The skies over Pakistan have remained conspicuously clear during the recent election season, according experts on drone strikes in that part of the world.
The last recorded U.S. drone strike in or near Pakistan occurred on April 17, open source data indicates, or roughly a month before the Pakistani election that reestablished Nawaz Sharif as prime minister for the third time.
Specifics of this notoriously reclusive drone program remain top secret within the U.S. military and intelligence communities, though experts on the use of unmanned aerial vehicles and Pakistani politics say the U.S. has likely eased up on the joystick for what has become a popular local talking point.
"Every drone strike is a little bit of gasoline on a fire," says Karl Kaltenthaler, a professor at The University of Akron and expert on drone strikes in Pakistan.
"There was a lot of discussion during the election about Pakistani sovereignty, about standing up, particularly to the United States over the drone strikes in the FATA," he says of the Federally Administered Tribal Areas in northwestern Pakistan along the Afghan border. This tribal region is home to much of the Pakistani Taliban, and is predominantly Pashtun.
One of the more vocal candidates in the recent election, former cricketer Imran Khan, is himself of Pashtun descent and used U.S. drone strikes in Pakistan as a favorite populist and anti-American talking point.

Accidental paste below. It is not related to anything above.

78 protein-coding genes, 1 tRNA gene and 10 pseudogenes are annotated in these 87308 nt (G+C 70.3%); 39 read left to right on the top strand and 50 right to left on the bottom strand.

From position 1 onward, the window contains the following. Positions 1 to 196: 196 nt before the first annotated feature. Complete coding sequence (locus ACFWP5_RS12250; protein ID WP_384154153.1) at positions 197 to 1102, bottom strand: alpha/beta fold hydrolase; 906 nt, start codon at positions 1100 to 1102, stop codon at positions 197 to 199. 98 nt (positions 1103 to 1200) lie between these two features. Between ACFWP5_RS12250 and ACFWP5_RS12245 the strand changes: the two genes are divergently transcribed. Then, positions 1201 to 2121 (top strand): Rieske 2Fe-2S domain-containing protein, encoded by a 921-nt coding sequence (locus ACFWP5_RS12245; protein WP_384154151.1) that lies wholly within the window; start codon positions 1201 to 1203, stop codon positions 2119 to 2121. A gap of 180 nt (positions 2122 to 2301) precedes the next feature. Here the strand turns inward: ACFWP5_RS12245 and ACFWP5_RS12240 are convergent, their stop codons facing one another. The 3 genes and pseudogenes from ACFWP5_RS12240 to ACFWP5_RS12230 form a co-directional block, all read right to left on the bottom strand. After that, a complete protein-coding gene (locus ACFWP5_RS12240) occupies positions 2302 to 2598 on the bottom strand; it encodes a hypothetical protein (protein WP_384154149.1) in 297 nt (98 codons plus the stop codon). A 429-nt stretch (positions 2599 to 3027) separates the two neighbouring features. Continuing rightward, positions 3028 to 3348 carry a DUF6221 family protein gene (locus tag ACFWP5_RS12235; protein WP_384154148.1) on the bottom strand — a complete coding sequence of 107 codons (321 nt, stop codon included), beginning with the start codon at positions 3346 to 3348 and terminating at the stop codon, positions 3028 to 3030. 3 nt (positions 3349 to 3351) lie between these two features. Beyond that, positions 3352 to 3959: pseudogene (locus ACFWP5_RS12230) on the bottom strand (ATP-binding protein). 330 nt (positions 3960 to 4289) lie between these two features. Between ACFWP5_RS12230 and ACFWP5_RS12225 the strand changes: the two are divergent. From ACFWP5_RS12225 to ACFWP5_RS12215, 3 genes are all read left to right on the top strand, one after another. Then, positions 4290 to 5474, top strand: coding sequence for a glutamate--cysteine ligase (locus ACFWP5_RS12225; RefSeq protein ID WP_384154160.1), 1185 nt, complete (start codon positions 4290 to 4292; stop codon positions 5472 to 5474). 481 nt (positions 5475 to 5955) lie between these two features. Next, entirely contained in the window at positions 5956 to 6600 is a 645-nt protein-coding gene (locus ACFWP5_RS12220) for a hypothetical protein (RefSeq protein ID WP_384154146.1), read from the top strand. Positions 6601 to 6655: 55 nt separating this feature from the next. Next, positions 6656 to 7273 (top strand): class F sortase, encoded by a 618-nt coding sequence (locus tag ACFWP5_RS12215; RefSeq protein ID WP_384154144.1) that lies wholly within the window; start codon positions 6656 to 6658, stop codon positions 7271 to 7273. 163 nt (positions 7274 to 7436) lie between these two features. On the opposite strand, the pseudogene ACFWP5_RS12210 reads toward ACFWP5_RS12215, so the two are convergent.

Khan said earlier in May he would "end the system of American slavery" in Pakistan.
"We were not trying to get directly involved in the election, which would be radioactive," said Kaltenhaler. "But drone strikes would just be fuel on the fire."
Drone strikes in this region are largely carried out by Air Force pilots using CIA information, though no public records exist of this activity. The Bureau of Investigative Journalism and the Long War Journal document drone strikes through public information.
Both organizations agree the last strike likely occurred on April 17.
"It's not for want of targets. There are political considerations," says Bill Roggio, an editor at LWJ who culls drone information.
"[The strikes] are publicized, for certain," he says. "Political candidates would definitely use them."
It would give candidates, such as Khan or Sharif, "an issue to beat over the head of the PPP," he says of the Pakistan People's Party, the progressive party which came under fire for what opponents claim was selling out to the U.S. in exchange for violating the country's sovereignty. The U.S. has also withheld drone strikes in the past for political considerations, Roggio says. There was a UAV blackout following the Raymond Davis incident, in which a former U.S. soldier and military contractor reportedly gunned down two men in Lahore in 2011.
The Bureau of Investigative Journalism estimates drone strikes have accounted for as many as 900 civilian deaths and 200 deaths among children since 2004.
"Drones are kind of the best game in town for fighting al Qaeda, but they're absolutely fraught with real human questions," says Kaltenthaler. These include balancing collateral damage against high value targets the U.S. would have no other way of detaining, and the virtue of these kinds of targeted killings.
"It's unfortunately more common than we would like it to be that people who look like they're acting suspiciously are really not up to any nefarious activity at all," he says.